# Leaving for Mars

As I mentioned at the beginning of the article, our takeoff was at a suitable time for going to Mars. If we power up the transfer MFD now, we should be able to figure out a pretty good transfer orbit.

To see the transfer MFD as it is here, you need to set it up.

• Set the Reference to the Sun (REF button). All the orbits shown will now be orbits around the Sun
• Set Source to Earth (SRC button). You always set this to the planet you are leaving.
• Set target to Mars, as that's where you're going.

All the planets go around in an anticlockwise direction.

Now you need to calculate a hypothetical transfer orbit (HTO). Use the HTO button to switch HTO mode on. A line will appear which is the hypothetical eject time. At first it's on the other side of Earth's orbit from your position, which is wrong, so use the EJ+ and EJ- buttons to adjust the eject time until it's slightly in front of your orbital position as it's shown here.

Then use the DV+ and DV- buttons to increase the energy of your hypothetical orbit until it reaches the orbit of Mars. If the blue line intersects the dotted yellow one as it does here, then you will reach Mars's orbit just as Mars passes the spot, which is what we want. Adjust your Dv until everything lines up as you want it to. This Dv is the speed at which we need to leave Earth behind.

### Calculating the ejection burn.

Of course, in our present orbit, all we are doing is going around the Earth in tight circles. We need to calculate how to change that orbit so that we leave Earth behind, at the right speed and in the right direction.

To do this, we will need to make a fairly long burn in a prograde direction in low earth orbit. This burn needs to give us just enough velocity to escape from Earth's influence, and also to have an extra Dv of 2.433k of speed even after we've climbed away from the Earth. There is a formula for the ejection speed, based on our current orbital speed and the required Dv. This assumes you are in a circular orbit.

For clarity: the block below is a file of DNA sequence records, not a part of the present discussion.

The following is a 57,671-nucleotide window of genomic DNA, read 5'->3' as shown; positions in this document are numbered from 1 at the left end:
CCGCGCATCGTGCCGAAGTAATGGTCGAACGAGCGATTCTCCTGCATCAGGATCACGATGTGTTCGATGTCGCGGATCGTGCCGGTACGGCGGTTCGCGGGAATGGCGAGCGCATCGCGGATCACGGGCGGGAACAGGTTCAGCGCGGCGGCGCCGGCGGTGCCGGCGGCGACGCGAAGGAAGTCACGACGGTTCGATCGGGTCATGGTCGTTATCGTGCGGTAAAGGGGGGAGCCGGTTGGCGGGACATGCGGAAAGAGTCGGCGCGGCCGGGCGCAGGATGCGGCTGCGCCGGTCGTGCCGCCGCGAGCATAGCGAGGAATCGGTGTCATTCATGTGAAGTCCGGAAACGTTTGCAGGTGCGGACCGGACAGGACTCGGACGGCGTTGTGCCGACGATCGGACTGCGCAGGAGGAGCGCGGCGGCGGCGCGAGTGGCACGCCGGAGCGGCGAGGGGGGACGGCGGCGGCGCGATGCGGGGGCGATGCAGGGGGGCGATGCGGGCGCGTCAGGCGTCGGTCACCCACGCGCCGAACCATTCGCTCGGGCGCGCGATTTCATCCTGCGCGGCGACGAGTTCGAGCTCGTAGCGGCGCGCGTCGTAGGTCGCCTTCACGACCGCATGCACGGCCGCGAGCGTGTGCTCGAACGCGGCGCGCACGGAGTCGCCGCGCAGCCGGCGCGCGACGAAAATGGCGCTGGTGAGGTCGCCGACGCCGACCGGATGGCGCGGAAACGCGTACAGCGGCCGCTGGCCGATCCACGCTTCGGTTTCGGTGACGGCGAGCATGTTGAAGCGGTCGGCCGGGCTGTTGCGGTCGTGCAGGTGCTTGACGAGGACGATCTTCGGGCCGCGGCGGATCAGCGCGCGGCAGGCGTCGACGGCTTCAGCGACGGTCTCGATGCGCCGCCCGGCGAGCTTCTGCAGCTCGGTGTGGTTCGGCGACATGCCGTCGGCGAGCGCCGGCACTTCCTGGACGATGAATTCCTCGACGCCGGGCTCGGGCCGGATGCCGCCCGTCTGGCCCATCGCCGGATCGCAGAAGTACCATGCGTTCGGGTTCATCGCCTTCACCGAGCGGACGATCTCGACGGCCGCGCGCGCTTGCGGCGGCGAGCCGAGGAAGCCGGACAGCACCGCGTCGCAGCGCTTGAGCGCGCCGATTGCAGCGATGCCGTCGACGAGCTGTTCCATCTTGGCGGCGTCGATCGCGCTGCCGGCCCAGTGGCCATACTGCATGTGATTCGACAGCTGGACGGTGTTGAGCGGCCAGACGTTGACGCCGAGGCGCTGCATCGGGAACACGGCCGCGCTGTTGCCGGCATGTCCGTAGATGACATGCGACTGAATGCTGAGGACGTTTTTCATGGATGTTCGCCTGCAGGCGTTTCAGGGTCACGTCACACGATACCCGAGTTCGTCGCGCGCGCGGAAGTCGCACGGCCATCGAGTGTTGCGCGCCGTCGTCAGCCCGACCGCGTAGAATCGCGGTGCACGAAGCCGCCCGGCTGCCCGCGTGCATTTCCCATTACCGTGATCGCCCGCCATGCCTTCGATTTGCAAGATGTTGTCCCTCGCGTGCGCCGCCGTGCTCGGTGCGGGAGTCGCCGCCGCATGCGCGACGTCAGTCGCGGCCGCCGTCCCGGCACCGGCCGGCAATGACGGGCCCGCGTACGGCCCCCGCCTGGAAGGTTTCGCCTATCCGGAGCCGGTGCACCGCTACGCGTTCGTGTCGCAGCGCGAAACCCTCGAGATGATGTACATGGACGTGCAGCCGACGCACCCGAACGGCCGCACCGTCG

Veject = sqrt (2* Vcurrent^2 + Dv^2)

where

• Vcurrent is the speed your spaceship has relative to Earth right now in its low circular orbit
• Dv is the Dv speed which we got from the transfer MFD, and is the speed we want to have once Earth is distant
• Veject is the velocity we need to make that happen

One odd fact about gravity is that your energy in any circular orbit is exactly half the energy you need to escape from the planet altogether. Since energy is proportional to the square of velocity, we can calculate the required speed as above. In this case, our current speed is 7.719k, and our Dv is 2.433k. Veject is therefore 11.18k. This is only a little bit more than Earth's escape velocity.

The other problem we face is choosing the moment to add this extra speed so that we fly away from Earth in the right direction. We want to head in a prograde direction. There are now some add-on instruments that help, but on this occasion, we'll fly it by the seat-of-the pants.

The picture below is of the moment when I chose to apply power. The spacecraft's position in its orbit around the Earth is shown on the left, and the Transfer MFD on the right shows that position again against the backdrop of the Earth's orbit. I switched on prograde alignment with the autopilot and applied power.

Once power is applied, the orbit of the spacecraft around Earth expands outwards in an ellipse. At a speed of 10.17k, the orbit has changed its shape to this.

The orbit continues to expand until the spacecraft finally reaches escape velocity at around 11k. When escape velocity is reached, your orbit is no longer a (long) ellipse - it is a hyperbola, which orbiter displays as below. The change is sudden.

We wait until Vel in the orbit window is the required speed of 11.18k, which happens very quickly for Mars, and thrust is then killed. We have achieved escape velocity, and although Earth is still nearby, we are no longer its prisoner.

You can check your eject by adding the moon onto your target list. This doesn't do anything apart from changing the view of your orbit so you can see a bit more of it. Here we can see, visually at least, that our hyperbolic trajectory away from Earth ( the green line on the orbit window) is almost parallel to the Earth's movement around the Sun as seen in the transfer window.

Things look OK at the moment, but in the next phase of the flight, none of our instruments will help very much. It's best at this point just to coast away from Earth, enjoying the view as you go. Your simulated self won't be this near a planet again for Months.

The cruise